Wednesday, March 17, 2010

St. Patrick's Day Meets Women's History Month

~ Young Girl ~
Abernethy
29 High St.
Belfast
Carte-de-Visite

Photographer's Imprint

William Abernethy started his first photographic studio in Belfast in 1885. William claimed to have photographed four generations of the Royal Family. His son, Harold, photographed the Prince of Wales, later to become the Duke of Windsor.

At one point in his career, William had seven studios throughout the province; he and his assistants were known to average three hundred client photographs per day.

In 1900, William Abernathy was honored with a Royal Warrant in Belfast, as photographer to Her Majesty, Queen Victoria. He photographed her during the Royal visit to Dublin in April 1900.

Queen Victoria either presumed preparing for, or recovering from, her grand Dublin review in 1900

Queen Victoria was never particularly enthusiastic about her kingdoms of the “Celtic fringe.” During her sixty-four year reign, she spent seven years in Scotland, seven weeks in Ireland, and seven nights in Wales.

It must have been exceedingly difficult to obtain a Royal Warrant in Ireland or Wales. Mr. Abernethy was very fortunate.

Sources:

Ulster Ancestree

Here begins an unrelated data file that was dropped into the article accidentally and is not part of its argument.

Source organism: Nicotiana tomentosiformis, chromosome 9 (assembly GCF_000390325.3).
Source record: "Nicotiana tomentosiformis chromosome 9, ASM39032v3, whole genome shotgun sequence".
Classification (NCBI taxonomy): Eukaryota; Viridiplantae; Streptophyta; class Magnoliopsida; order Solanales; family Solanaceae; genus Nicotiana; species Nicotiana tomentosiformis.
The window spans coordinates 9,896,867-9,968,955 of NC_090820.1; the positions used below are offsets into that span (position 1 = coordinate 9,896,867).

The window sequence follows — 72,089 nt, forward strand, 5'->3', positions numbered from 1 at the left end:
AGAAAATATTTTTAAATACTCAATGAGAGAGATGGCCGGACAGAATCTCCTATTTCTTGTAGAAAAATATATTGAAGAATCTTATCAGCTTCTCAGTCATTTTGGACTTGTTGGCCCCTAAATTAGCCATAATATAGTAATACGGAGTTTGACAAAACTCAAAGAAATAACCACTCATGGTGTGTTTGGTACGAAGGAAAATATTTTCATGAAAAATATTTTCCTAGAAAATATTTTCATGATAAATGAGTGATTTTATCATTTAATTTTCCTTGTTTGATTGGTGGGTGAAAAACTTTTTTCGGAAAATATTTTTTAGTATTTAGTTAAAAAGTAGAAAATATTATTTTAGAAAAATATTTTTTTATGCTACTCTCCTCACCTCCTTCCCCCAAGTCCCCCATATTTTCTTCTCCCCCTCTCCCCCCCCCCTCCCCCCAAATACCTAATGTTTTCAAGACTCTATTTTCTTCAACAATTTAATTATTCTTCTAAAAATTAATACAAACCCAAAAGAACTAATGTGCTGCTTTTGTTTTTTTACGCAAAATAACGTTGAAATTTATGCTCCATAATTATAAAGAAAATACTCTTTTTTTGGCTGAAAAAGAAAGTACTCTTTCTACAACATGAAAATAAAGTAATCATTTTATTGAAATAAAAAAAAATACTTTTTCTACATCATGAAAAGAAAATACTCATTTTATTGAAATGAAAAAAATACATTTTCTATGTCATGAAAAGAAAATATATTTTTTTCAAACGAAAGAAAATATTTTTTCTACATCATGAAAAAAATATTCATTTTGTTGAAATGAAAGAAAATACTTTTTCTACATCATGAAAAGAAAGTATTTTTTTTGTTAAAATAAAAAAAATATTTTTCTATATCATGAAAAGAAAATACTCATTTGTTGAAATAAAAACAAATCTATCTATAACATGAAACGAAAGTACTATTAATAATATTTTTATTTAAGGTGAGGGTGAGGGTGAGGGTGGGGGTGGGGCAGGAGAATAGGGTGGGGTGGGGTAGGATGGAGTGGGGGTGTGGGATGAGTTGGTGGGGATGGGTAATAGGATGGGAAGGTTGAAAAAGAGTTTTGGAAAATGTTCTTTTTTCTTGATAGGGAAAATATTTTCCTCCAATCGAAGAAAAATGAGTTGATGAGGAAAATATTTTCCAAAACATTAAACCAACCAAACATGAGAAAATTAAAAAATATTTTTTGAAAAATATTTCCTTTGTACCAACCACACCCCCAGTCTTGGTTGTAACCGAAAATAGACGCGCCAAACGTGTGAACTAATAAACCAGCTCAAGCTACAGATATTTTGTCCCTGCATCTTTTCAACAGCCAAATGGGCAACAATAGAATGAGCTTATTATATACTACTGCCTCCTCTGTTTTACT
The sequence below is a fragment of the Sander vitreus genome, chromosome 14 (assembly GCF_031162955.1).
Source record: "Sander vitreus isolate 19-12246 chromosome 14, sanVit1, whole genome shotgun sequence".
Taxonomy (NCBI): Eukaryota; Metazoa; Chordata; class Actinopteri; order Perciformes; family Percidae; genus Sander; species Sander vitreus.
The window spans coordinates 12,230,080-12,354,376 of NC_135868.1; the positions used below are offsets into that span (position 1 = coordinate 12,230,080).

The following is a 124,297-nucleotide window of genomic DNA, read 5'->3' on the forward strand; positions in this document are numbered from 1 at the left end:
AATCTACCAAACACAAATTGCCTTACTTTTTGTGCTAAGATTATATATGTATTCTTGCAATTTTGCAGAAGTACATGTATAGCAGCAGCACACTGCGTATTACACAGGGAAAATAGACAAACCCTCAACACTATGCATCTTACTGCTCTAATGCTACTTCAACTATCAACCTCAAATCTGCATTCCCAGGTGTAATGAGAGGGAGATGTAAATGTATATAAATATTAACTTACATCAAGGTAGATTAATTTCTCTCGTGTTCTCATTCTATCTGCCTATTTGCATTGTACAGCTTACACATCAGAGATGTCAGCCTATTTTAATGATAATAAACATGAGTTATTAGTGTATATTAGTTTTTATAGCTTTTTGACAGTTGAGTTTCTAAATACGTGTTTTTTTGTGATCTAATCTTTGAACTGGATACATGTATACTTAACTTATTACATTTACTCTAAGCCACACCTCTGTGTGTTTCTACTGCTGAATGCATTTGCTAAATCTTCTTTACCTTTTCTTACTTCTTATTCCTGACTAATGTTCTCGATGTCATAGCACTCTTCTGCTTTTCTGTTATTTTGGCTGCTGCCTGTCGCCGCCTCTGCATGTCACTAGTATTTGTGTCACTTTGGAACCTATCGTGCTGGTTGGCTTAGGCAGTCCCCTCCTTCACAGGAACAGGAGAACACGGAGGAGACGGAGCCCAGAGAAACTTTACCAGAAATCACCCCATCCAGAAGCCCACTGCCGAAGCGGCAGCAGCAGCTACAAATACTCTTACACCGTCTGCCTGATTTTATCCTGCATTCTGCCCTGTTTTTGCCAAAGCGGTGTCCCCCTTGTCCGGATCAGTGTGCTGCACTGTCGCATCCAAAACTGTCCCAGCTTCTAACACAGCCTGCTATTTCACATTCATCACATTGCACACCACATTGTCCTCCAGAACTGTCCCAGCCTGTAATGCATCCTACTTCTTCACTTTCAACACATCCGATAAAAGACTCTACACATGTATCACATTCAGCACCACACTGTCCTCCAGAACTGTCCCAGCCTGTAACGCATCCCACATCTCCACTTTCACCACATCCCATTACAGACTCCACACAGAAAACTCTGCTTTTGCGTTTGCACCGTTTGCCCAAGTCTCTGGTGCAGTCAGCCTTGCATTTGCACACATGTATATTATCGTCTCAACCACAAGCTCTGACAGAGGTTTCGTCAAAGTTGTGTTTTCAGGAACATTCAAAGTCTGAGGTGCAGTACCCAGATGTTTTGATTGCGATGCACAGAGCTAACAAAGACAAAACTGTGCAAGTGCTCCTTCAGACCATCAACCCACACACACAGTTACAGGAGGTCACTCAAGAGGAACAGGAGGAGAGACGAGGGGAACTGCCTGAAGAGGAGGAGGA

Reconciling the Celt: British National Identity, Empire, and the 1911 Investiture of the Prince of Wales
John S. Ellis, The Journal of British Studies, Vol. 37, No. 4 (Oct., 1998), p. 391; online JSTOR http://links.jstor.org/sici?sici=0021-9371(199810)37%3A4%3C391%3ARTCBNI%3E2.0.CO%3B2-U : accessed 15 March 2008.

Young Woman. Abernethy. Belfast. Cabinet Card. Unknown.
Privately held by the footnoteMaven, Preston, Washington. 2007.

2 Comments:

Blogger Evelyn Yvonne Theriault said...

You can get a real sense of the fabric in the girl's dress.
It brought back memories from over 30 years ago when I was a nanny for a very wealthy family in northern Italy. Their little girl was in kindergarten and she wore a freshly starched smock to school each day. It was lots of work to keep those smocks in perfect condition.
One trick was that after they were starched and ironed, we would hang them up on a rod with nothing touching, and then slip them on the little girl just before she walked out the door.
Evelyn in Montreal

March 18, 2010 at 7:28 PM  
Blogger footnoteMaven said...

Evelyn:

What a beautifully written memory. It was almost as if I was there with the little girl brushing past me as she walked out the door.

You must write all about this one.

-fM

March 18, 2010 at 7:58 PM  

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